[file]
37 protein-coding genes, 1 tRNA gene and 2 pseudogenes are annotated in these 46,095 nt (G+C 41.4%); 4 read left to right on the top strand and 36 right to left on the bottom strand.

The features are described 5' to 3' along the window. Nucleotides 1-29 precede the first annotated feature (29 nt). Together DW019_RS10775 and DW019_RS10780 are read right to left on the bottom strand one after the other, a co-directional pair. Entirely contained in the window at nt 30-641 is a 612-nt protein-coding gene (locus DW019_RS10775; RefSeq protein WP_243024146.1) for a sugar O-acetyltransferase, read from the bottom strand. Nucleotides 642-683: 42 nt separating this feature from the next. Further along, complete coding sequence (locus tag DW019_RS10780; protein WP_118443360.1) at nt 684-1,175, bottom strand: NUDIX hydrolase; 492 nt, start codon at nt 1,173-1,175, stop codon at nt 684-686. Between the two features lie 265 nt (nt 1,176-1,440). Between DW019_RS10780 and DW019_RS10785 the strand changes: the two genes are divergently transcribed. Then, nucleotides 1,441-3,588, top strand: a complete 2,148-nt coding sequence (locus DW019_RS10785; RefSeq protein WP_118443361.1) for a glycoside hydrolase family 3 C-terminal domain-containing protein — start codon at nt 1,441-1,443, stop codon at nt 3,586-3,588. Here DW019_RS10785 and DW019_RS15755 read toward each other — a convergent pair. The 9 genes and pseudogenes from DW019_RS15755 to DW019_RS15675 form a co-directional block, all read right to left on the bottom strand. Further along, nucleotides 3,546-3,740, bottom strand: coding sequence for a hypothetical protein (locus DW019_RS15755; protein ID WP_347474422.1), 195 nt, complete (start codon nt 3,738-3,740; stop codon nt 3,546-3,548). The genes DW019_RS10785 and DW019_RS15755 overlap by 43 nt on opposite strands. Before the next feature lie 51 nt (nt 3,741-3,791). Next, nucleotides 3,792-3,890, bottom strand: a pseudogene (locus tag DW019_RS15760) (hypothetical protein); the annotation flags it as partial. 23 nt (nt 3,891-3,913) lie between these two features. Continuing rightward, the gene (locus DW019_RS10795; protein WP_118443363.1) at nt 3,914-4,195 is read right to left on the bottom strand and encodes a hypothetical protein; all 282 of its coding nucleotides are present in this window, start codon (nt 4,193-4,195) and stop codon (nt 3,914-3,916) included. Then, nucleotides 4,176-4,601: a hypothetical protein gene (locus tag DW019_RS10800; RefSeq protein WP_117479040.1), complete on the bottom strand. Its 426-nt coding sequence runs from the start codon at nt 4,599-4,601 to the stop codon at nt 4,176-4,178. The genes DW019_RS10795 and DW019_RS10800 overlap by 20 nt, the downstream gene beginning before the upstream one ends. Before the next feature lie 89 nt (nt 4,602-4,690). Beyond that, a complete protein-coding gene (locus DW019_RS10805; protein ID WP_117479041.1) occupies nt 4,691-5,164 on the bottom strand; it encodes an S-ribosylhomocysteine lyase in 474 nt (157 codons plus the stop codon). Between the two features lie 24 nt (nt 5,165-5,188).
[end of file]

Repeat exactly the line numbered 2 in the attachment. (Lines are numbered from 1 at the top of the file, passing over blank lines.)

The features are described 5' to 3' along the window. Nucleotides 1-29 precede the first annotated feature (29 nt). Together DW019_RS10775 and DW019_RS10780 are read right to left on the bottom strand one after the other, a co-directional pair. Entirely contained in the window at nt 30-641 is a 612-nt protein-coding gene (locus DW019_RS10775; RefSeq protein WP_243024146.1) for a sugar O-acetyltransferase, read from the bottom strand. Nucleotides 642-683: 42 nt separating this feature from the next. Further along, complete coding sequence (locus tag DW019_RS10780; protein WP_118443360.1) at nt 684-1,175, bottom strand: NUDIX hydrolase; 492 nt, start codon at nt 1,173-1,175, stop codon at nt 684-686. Between the two features lie 265 nt (nt 1,176-1,440). Between DW019_RS10780 and DW019_RS10785 the strand changes: the two genes are divergently transcribed. Then, nucleotides 1,441-3,588, top strand: a complete 2,148-nt coding sequence (locus DW019_RS10785; RefSeq protein WP_118443361.1) for a glycoside hydrolase family 3 C-terminal domain-containing protein — start codon at nt 1,441-1,443, stop codon at nt 3,586-3,588. Here DW019_RS10785 and DW019_RS15755 read toward each other — a convergent pair. The 9 genes and pseudogenes from DW019_RS15755 to DW019_RS15675 form a co-directional block, all read right to left on the bottom strand. Further along, nucleotides 3,546-3,740, bottom strand: coding sequence for a hypothetical protein (locus DW019_RS15755; protein ID WP_347474422.1), 195 nt, complete (start codon nt 3,738-3,740; stop codon nt 3,546-3,548). The genes DW019_RS10785 and DW019_RS15755 overlap by 43 nt on opposite strands. Before the next feature lie 51 nt (nt 3,741-3,791). Next, nucleotides 3,792-3,890, bottom strand: a pseudogene (locus tag DW019_RS15760) (hypothetical protein); the annotation flags it as partial. 23 nt (nt 3,891-3,913) lie between these two features. Continuing rightward, the gene (locus DW019_RS10795; protein WP_118443363.1) at nt 3,914-4,195 is read right to left on the bottom strand and encodes a hypothetical protein; all 282 of its coding nucleotides are present in this window, start codon (nt 4,193-4,195) and stop codon (nt 3,914-3,916) included. Then, nucleotides 4,176-4,601: a hypothetical protein gene (locus tag DW019_RS10800; RefSeq protein WP_117479040.1), complete on the bottom strand. Its 426-nt coding sequence runs from the start codon at nt 4,599-4,601 to the stop codon at nt 4,176-4,178. The genes DW019_RS10795 and DW019_RS10800 overlap by 20 nt, the downstream gene beginning before the upstream one ends. Before the next feature lie 89 nt (nt 4,602-4,690). Beyond that, a complete protein-coding gene (locus DW019_RS10805; protein ID WP_117479041.1) occupies nt 4,691-5,164 on the bottom strand; it encodes an S-ribosylhomocysteine lyase in 474 nt (157 codons plus the stop codon). Between the two features lie 24 nt (nt 5,165-5,188).